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HL

 
Helpful votes received on reviews: 88% (21 of 24)
Location: CA
 

Reviews

Top Reviewer Ranking: 4,120,232 - Total Helpful Votes: 21 of 24
Emma Watson: The Watsons Completed by Joan Aiken
8 of 8 people found the following review helpful
2.0 out of 5 stars Barely adequate, 5 July 2003
Joan Aiken’s attempt to re-write Jane Austen’s unfinished early piece, “The Watsons”, is far inferior to her take on “Emma” from Jane Fairfax’s point of view (in a novel named after its heroine, “Jane Faifax”), and it does not have the saving grace of “Jane Fairfax” by a semi-entertaining story with fairly believable characters.
Emma Watson, aged 19, is returned to her impoverished family, of 3 sisters and 2 brothers. One brother, Robert, is rich and affluent, but disagreeable, and is married to an equally disagreeable woman. Another brother, Sam, is good-natured, and a budding surgeon. Elizabeth, the eldest sister, is… Read more
Tolkien and the Critics by N.D. Isaacs
Tolkien and the Critics by N.D. Isaacs
This collection must be the first serious effort to look at Lord of the Rings as "serious" literature, largely due to Tolkien's overwhelming popularity in the 1960s. Some of the essays are by such notorious writers such as C.S. Lewis and M.Z. Bradley. They look at Tolkien's world, races, characters, and the meaning of power in the trilogy, and the tones range from admiring to a little bit smug (surely, Lord of the Rings isn't "literarature" because... and then looking at a fixed idea, at the time, of what "literature" is.) The essay collection is, on the whole, interesting and insightful. Recommended, if you can find it (it's currently tough to find).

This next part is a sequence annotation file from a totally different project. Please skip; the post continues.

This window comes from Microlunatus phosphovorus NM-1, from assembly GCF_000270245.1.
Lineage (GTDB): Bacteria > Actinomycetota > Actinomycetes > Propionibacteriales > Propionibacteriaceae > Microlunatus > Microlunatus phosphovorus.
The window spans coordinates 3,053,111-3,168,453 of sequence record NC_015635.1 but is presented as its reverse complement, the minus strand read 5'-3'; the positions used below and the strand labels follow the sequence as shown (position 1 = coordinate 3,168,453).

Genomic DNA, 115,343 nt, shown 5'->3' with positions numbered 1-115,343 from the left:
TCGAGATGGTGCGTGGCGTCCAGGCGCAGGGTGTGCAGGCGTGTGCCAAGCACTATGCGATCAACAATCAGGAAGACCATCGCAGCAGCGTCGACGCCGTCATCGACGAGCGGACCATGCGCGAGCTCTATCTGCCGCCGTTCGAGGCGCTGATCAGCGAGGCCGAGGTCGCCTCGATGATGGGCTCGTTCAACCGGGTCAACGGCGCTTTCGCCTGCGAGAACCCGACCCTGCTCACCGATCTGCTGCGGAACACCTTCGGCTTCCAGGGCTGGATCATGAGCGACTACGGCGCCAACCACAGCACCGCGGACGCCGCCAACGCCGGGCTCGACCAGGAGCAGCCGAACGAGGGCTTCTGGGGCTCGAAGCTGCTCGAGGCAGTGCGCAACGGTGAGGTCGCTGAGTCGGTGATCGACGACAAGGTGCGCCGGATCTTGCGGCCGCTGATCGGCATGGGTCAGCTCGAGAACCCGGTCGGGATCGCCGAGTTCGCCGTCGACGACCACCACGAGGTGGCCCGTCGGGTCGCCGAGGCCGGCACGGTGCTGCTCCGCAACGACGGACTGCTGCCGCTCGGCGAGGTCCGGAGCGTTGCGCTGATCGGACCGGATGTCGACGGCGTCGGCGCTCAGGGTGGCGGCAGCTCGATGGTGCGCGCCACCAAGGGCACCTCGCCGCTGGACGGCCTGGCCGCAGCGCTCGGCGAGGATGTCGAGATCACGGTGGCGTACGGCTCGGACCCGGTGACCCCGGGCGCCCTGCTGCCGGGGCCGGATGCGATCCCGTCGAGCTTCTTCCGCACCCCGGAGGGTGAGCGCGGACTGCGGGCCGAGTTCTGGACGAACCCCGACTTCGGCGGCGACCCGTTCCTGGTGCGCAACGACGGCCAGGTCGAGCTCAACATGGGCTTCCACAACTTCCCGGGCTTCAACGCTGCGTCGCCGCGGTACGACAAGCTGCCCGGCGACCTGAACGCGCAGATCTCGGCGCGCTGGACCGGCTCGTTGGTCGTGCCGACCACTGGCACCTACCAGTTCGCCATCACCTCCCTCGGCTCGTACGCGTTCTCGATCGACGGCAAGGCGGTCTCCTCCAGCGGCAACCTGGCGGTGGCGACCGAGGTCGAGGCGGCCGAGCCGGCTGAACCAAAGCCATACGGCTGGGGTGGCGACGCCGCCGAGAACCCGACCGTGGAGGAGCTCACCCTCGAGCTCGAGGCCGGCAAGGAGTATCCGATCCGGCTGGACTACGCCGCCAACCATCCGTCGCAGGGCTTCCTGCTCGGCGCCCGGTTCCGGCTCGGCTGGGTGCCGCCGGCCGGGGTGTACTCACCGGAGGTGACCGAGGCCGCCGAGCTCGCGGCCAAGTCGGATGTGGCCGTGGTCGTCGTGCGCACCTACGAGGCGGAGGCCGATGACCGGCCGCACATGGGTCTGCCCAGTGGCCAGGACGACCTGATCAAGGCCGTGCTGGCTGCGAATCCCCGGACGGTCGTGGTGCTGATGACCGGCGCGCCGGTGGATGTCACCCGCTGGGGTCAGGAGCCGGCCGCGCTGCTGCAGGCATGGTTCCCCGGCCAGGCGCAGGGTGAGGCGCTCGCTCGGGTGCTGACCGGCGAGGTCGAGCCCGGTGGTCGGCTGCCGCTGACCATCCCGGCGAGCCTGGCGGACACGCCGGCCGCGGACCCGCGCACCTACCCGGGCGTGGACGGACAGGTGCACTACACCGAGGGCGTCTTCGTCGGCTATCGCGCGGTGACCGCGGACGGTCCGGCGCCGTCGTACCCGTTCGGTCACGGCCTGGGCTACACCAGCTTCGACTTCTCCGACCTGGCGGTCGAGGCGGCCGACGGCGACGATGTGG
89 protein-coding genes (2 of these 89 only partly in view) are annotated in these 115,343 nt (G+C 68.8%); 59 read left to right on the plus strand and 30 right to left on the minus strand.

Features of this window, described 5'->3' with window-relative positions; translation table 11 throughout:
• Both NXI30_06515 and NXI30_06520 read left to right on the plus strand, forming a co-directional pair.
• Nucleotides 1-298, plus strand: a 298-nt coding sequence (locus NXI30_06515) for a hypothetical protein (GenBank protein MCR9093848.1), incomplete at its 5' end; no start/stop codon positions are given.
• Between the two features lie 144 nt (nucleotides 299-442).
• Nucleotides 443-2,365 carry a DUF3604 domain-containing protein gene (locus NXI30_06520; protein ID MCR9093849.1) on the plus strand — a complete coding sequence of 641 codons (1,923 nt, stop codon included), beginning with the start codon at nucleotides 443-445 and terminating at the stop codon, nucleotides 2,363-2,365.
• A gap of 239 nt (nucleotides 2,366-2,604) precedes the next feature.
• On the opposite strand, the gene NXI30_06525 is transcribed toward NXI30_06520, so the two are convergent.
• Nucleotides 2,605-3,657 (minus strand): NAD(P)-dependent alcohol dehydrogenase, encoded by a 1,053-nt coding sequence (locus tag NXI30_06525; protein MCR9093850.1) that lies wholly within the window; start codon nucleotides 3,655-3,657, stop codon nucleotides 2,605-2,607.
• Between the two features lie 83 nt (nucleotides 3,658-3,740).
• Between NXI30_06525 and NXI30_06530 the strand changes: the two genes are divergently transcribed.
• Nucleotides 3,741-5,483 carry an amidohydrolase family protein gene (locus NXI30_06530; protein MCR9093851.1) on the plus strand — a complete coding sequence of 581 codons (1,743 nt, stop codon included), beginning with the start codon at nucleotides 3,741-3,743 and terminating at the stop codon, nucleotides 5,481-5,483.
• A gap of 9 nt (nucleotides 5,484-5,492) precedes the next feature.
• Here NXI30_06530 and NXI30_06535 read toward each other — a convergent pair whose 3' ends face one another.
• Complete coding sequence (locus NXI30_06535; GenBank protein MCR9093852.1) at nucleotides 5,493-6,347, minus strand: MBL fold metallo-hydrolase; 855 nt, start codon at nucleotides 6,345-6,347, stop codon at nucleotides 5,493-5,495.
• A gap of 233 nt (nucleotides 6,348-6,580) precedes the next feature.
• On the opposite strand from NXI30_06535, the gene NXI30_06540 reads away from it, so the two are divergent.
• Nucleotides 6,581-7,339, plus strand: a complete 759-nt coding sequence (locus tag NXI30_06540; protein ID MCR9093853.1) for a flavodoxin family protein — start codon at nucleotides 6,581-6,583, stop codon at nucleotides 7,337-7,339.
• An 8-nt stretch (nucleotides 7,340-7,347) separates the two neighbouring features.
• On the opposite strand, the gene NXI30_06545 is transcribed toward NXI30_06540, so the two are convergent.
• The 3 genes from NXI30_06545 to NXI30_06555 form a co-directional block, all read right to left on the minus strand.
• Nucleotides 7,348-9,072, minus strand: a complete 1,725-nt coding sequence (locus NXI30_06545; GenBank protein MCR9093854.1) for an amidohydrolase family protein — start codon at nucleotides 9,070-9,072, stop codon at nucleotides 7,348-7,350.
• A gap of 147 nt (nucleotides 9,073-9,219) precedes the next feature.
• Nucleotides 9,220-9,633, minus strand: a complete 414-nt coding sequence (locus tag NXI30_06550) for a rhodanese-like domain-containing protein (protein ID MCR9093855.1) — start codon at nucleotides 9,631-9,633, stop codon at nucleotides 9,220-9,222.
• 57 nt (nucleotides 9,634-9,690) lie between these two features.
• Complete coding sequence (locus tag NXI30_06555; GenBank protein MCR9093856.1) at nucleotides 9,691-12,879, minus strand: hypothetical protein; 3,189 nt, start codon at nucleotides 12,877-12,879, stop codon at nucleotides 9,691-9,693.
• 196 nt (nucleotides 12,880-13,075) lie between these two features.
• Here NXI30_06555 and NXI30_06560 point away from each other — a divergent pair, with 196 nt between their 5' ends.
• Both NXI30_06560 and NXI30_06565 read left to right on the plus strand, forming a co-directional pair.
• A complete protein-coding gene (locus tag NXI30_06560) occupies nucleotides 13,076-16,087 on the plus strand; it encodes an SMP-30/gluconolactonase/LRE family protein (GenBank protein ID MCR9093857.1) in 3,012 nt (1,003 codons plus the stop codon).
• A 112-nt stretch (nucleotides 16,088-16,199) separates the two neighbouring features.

Myth, Magic and Meaning in Tolkien's World by Randel Helms
1 of 3 people found the following review helpful
Randel Helms attempts in this book what must have been one of the first serious book of criticism on Tolkien's work. As such, it as very satisfying.
Helms begins by looking into Tolkien's 1930s lectures on old Anglo-Saxon poems such as Beowulf and relating them into his growing vision of "Lord of the Rings", particularly of his vision of what it means to be a hero. He proceeds by making a (largely mocking) psycho-analytic examination of "The Hobbit" as a tale of growing up for a child. But particularly, and more importantly, he looks at its structural parallels to "Lord of the Rings" and how it indicates Tolkien's growing awareness of the potential of Middle-Earth, as well as of… Read more